TOKYO - On Thursday, two-and-a-half weeks since his controversial loss to interim champion Hassan N’Dam in a WBA middleweight world title bout at Ariake Colosseum, the 31-year-old Ryota Murata resumed training for the first time at his Teiken gym.
Murata lost by split decision to the Cameroonian-French fighter, with many people around the world criticizing the scoring. But he has not cursed at anyone, saying the result is beyond his control. Murata returned to the gym with a positive, forward-looking attitude.
“The judges did what judges do, and people made a lot of comments on the fight,” Murata said before his training. “But I’m only thinking of what I should do to get stronger. Judging is not my job. I will make every effort to win the belt that I could not claim."
His decision to continue his career comes after World Boxing Association president Gilberto Jesus Mendoza ordered a rematch and suspended two judges for six months over their scoring of the bout.
"I feel happy that I can box," said Murata. "I think I have gained a little bit of world recognition and feel I am getting closer to the dream of a big fight in Las Vegas. Once again, that is what I want to aim for."
Teiken Gym representative Tsuyoshi Hamada said, "The page is blank and we will talk about which direction we will move in and with which boxing organization from now on."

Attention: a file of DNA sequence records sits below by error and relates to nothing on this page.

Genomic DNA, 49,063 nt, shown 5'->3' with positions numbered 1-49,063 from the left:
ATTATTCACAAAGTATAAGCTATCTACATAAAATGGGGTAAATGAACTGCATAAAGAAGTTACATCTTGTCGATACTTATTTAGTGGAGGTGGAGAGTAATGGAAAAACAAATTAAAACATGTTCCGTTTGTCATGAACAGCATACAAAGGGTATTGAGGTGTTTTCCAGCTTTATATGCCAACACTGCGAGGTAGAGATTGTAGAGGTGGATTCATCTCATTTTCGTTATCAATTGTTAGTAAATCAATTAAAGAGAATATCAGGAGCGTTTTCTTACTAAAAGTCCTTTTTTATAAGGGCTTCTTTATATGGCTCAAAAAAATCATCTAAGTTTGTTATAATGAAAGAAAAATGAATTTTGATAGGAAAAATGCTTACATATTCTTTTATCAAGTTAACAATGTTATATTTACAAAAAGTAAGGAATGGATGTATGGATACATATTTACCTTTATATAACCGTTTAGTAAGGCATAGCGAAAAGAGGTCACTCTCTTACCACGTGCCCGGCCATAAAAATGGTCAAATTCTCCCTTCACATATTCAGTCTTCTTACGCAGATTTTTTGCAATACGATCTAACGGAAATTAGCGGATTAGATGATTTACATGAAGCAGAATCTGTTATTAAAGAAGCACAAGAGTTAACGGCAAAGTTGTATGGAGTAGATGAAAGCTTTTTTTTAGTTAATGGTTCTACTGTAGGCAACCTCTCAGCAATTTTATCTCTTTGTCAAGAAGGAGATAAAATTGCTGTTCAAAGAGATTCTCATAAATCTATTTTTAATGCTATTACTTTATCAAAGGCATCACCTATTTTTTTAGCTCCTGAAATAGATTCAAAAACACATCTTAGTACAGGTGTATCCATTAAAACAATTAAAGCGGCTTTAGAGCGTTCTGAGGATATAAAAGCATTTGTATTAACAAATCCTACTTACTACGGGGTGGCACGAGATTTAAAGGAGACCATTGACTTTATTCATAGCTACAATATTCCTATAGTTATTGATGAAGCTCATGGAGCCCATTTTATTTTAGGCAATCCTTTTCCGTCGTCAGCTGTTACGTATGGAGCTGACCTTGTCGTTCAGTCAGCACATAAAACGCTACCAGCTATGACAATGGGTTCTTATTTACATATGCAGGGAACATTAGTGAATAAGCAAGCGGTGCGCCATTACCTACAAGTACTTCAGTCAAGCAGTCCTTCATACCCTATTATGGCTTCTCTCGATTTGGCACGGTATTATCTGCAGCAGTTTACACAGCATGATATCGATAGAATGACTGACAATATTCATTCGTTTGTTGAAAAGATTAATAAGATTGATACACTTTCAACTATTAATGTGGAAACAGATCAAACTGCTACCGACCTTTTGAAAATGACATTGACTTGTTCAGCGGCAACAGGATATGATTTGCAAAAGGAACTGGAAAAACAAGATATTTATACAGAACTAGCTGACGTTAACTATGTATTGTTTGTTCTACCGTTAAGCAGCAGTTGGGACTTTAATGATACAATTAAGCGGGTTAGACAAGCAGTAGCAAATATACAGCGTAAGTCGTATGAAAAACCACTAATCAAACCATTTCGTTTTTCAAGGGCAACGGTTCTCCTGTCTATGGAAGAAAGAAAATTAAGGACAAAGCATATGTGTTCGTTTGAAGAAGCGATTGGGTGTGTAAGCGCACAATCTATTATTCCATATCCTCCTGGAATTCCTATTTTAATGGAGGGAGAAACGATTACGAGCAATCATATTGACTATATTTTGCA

The Nara native said that though he took his first professional loss, he gained valuable experience during the fight. More importantly, he was able to measure himself as a pro fighter.
“I wasn’t sure how good I was and how well I would fare at the global level (before the N’Dam match),” said Murata, whose record as a pro is 12-1 (nine knockouts). “I’d say maybe I was 70 percent sure how good I was. But now, through the fight, I’ve gotten to know things like, ‘I could’ve done this, I should’ve done this.’ There’s a lot of things that I’ve had to reflect on. The only disappointment that I had was the fact that I didn’t end up getting the belt in my hands. Yet there was nothing that I feel slipped out of my hands. There were only gains for me.”
“In the fifth, seventh and ninth rounds, I gave him damage that almost knocked him down. But I did not go (further). It probably came from my respect for him that I knew that he would come right back at you, punching even right after he gets some damage. But looking back, I probably should’ve gone for (a knockout).”
“Maybe I wasn’t ready (because) I didn’t have enough stamina to do it. But whether it’s against N’Dam or anyone else, I’ve got to be able to attack when I have a chance. To realize a world title fight for me, it required a great amount of effort. So I can’t easily say, ‘I want to fight this guy.’ I’ll fight anyone I’m given and I’ll just do the best I can given the circumstances.”